A new, publicly available database has been created that contains the thousands of proteins encoded by genes in the human genome whose function remains a mystery. Dubbed the ‘Unknome’ database, the goal of this repository is to promote more rapid exploration of understudied proteins. It assigns a ‘knownness’ score to each of these proteins and ranks them based on factors such as function, conservation across species and subcellular compartmentalisation.

Developed by the University of Oxford’s Matthew Freeman and Sean Munro at the MRC Laboratory of Molecular Biology in Cambridge and colleagues, Unknome contains all protein clusters that contain at least one protein from humans or any of 11 model organisms.

When the research team investigated a subset of proteins in the database, focusing on 260 genes in humans about which almost nothing is known that had comparable genes in flies, they found that a majority contribute to essential functions influencing fertility, development, tissue growth, protein quality control and resilience to stress. ‘The results suggest that, despite decades of detailed study, there are thousands of fly genes that remain to be understood at even the most basic level, and the same is clearly true for the human genome,’ the authors concluded.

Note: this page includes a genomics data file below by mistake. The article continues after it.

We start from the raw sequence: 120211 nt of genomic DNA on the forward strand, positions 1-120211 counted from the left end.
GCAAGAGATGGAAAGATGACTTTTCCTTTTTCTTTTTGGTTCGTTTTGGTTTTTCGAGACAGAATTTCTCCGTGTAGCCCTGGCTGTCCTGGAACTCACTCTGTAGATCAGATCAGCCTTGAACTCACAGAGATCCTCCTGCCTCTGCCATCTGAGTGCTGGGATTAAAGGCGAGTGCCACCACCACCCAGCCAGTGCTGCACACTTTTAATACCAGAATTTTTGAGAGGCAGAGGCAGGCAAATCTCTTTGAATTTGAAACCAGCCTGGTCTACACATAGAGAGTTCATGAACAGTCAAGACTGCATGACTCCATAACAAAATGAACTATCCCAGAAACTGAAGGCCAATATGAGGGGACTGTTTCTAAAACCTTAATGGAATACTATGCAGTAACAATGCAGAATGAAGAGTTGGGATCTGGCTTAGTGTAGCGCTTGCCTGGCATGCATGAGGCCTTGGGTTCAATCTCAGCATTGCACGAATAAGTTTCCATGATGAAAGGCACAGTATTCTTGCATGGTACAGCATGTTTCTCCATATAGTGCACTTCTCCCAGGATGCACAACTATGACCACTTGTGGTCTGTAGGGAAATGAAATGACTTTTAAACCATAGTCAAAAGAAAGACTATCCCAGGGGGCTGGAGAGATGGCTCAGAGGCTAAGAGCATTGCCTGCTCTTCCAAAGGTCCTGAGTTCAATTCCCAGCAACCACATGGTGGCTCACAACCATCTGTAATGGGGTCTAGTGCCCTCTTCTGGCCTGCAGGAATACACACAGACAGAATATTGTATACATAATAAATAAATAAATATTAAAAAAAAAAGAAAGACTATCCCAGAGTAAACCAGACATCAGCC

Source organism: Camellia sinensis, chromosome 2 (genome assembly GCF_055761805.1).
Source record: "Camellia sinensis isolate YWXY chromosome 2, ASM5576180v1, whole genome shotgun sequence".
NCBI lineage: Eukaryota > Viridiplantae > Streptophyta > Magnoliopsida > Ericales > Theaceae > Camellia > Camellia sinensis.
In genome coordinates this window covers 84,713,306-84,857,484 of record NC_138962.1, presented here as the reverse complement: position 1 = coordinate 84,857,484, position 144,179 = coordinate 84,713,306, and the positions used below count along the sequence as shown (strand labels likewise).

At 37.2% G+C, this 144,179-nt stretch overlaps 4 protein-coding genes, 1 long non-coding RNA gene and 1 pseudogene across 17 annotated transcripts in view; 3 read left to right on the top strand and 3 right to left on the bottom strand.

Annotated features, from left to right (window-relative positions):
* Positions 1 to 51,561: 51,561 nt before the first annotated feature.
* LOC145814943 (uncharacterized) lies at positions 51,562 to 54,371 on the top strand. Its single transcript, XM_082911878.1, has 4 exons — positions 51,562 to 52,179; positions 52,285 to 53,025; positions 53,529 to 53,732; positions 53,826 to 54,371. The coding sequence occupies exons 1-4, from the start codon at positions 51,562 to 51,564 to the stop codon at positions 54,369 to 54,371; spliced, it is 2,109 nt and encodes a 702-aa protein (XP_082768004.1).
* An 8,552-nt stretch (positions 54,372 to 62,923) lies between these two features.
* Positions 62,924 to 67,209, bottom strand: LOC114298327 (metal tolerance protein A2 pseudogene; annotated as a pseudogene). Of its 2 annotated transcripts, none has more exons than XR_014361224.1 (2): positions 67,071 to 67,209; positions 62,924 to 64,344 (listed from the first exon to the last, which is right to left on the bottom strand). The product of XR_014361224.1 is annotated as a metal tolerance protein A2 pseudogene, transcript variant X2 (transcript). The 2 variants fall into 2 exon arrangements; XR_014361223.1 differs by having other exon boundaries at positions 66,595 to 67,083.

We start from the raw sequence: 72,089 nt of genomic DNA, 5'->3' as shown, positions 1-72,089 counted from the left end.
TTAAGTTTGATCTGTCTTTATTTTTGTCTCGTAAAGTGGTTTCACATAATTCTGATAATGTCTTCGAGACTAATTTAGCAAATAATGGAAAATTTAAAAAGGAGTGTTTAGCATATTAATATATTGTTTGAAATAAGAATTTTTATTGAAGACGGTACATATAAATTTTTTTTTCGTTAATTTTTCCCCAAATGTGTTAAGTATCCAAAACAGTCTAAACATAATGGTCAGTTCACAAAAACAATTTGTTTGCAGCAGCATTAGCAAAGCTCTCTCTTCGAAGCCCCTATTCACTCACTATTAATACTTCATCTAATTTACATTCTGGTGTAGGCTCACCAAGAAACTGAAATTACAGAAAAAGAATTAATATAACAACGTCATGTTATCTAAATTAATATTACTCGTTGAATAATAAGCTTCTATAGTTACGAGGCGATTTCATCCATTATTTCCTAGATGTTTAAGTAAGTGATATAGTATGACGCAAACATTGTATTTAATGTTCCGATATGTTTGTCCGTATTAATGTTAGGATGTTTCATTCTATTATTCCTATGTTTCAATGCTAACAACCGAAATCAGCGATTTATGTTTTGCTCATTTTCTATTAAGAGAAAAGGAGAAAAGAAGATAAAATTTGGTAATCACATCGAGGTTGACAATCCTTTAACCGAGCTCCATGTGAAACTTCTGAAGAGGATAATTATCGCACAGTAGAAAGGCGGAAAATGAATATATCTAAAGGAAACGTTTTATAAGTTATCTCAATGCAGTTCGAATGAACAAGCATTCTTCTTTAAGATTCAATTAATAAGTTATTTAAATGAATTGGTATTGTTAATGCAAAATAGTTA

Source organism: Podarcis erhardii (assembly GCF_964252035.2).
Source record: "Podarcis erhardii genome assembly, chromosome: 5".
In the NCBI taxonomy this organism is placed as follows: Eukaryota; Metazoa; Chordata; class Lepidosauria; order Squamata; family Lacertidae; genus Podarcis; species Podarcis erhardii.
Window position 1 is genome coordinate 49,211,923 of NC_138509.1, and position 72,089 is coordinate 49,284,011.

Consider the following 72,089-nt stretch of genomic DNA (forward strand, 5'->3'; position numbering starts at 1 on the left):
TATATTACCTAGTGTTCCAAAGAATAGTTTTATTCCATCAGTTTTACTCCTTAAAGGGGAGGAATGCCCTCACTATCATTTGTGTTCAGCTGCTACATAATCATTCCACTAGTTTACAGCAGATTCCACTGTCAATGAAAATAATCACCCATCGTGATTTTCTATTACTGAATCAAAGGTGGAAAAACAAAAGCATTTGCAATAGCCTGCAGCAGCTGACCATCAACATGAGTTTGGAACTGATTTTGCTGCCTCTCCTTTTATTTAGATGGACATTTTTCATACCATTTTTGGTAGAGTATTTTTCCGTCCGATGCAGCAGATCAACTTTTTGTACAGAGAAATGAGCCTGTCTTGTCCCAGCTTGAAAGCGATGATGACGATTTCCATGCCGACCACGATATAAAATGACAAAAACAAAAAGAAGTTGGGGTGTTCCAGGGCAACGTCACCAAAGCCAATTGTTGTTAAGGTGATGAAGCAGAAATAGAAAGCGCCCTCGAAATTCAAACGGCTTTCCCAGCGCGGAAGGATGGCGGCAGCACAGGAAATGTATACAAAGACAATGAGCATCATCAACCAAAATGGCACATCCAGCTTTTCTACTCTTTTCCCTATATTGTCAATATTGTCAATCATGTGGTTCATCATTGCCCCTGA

Munro said that the neglect of these proteins is unearned. ‘Our database provides a powerful, versatile and efficient platform to identify and select important genes of unknown function for analysis, thereby accelerating the closure of the gap in biological knowledge that the unknome represents,’ he said. The Unknome team express concern that the role of thousands of human proteins remains unclear but research tends to focus on those that are already well understood.

The creators of the Unknome database hope that, unlike other databases, it will shrink rather than grow over time.